© Andy Clark, Reuters
A house is surrounded by water after the Fraser River burst its banks in Chilliwack, British Columbia June 24, 2012. Authorities have issued an evacuation order for 165 homes in Fraser Valley.
Hundreds of British Columbians are away from their homes, others are without clean drinking water and one person is dead after a weekend of heavy rain flooded homes and washed away roads in several areas of the province.

Weeks of rapid snowmelt and wet weather have caused river levels to rise in the B.C. Interior, the Kootenay region and the Fraser Valley, and a weekend of heavy rain and violent thunderstorms have pushed many rivers and creeks in those areas to the brink.

Hardest hit was Sicamous, a community of about 3,100 people north of Kelowna, where about 350 people were ordered to leave their homes due to flooding along the Sicamous and Hummingbird creeks.

At least one home was swept away, and many more homes and dozens of cars were damaged after flash floods tore through Sicamous, where the local district declared a state of emergency.

"It's total devastation and disaster," said 65-year-old Judy Latosky, who saw Sicamous Creek spill its banks before fleeing her home with her twin five-year-old granddaughters.

"Parts of the bank were just falling off in chunks. We lost all of our backyard and now it's just boulders. ... I looked in this morning and the basement is half full of mud and water. It's a total loss."

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Sicamous residents using the Mara Lake water system were told not to use their tap water for drinking, cooking or bathing - even after boiling it. A notice posted to the district's website said the main plumbing system was not in operation and no water was entering the system.

The district was handing out water at its offices.

All schools in the Sicamous area are closed until further notice.

The SPCA has also offered to help residents find emergency boarding for their pets.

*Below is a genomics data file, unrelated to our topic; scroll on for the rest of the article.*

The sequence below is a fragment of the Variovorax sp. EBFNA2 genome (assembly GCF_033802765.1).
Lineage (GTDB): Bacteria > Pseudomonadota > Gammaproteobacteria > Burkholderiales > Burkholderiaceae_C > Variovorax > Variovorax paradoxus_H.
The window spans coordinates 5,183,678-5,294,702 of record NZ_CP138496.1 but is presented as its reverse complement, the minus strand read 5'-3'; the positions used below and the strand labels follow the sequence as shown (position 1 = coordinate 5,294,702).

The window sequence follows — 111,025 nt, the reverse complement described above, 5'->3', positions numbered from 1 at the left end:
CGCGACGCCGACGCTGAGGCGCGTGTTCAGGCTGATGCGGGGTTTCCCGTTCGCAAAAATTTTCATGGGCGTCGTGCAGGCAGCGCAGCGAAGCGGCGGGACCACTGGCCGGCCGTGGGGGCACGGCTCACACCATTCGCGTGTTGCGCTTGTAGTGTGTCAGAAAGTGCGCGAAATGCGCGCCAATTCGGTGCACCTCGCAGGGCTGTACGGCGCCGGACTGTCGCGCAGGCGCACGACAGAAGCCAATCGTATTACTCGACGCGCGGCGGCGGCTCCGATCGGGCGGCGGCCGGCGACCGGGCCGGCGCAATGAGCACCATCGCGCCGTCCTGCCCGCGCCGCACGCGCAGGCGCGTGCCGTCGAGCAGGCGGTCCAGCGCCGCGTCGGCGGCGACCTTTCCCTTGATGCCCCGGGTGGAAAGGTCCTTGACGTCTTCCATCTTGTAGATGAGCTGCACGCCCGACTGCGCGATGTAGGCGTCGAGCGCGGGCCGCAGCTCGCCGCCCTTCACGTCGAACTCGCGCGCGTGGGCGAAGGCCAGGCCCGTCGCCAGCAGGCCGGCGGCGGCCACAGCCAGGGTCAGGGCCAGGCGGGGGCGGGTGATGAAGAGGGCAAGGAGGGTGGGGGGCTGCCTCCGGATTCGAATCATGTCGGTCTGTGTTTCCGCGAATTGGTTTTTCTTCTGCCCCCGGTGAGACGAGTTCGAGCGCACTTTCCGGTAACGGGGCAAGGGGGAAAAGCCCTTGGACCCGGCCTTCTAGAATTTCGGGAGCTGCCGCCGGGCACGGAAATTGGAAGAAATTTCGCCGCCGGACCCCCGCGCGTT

By Monday, the weather appeared to be improving as officials assessed the damage, but Sicamous Mayor Darrell Trouton warned the worst may not be over because of water at higher elevations.

"We had snowmobilers that were up above indicating that we had continuous rain in the upper levels, and there were ravines with water flow that they've never seen before," said Trouton.

"We can't have a false sense of security saying that it's over down here."

In the Kootenays, a 72-year-old man was killed after he was swept away along with a bridge over Goose Creek, north of Castlegar. On Monday, the BC Coroners Service identified him as Edward Posnikoff of Crescent Valley.

Posnikoff was standing on a bridge at the edge of his property on Saturday evening as the bridge collapsed. A family member saw Posnikoff fall into the creek, prompting a search that ended Sunday morning, when his body was found about a kilometre downstream.

The Regional District of Central Kootenay ordered 30 homes evacuated in the area where Posnikoff died.

In the village of Kaslo, in southeastern B.C. about 70 kilometres north of Nelson, a mudslide wiped out the local dam, forcing the community to switch to its emergency water supply and impose strict water conservation measures on residents.

Southeast of Kelowna, a local state of emergency was declared in the rural Joe Rich area, where high water levels along Mission Creek put residents at fourteen properties on evacuation alert.

Of particular concern was a trailer that had partially washed off its foundation. Emergency officials were concerned the trailer could tip into the creek, sweeping downstream and wiping out any other bridges or infrastructure.

There were smaller evacuations in other areas, such as in Valemount, just west of the B.C.-Alberta boundary near Jasper, Alta., and residents in a number of communities have been told to be ready to leave at a moment's notice.

Meanwhile, water levels along the Fraser River in the Fraser Valley appeared to be dropping, easing the flood risk there.

The City of Abbotsford had issued an evacuation order for residents of Glen Valley and Matsqui Prairie, but the order was lifted Monday morning. An alert remained in effect, with residents told to be ready to leave again at a moment's notice.

But the flooding risk is far from over.

The province's River Forecast Centre has warned a surge of water from the province's north is expected to flow into the lower Fraser River by next weekend, filling the river to its highest levels since 1972.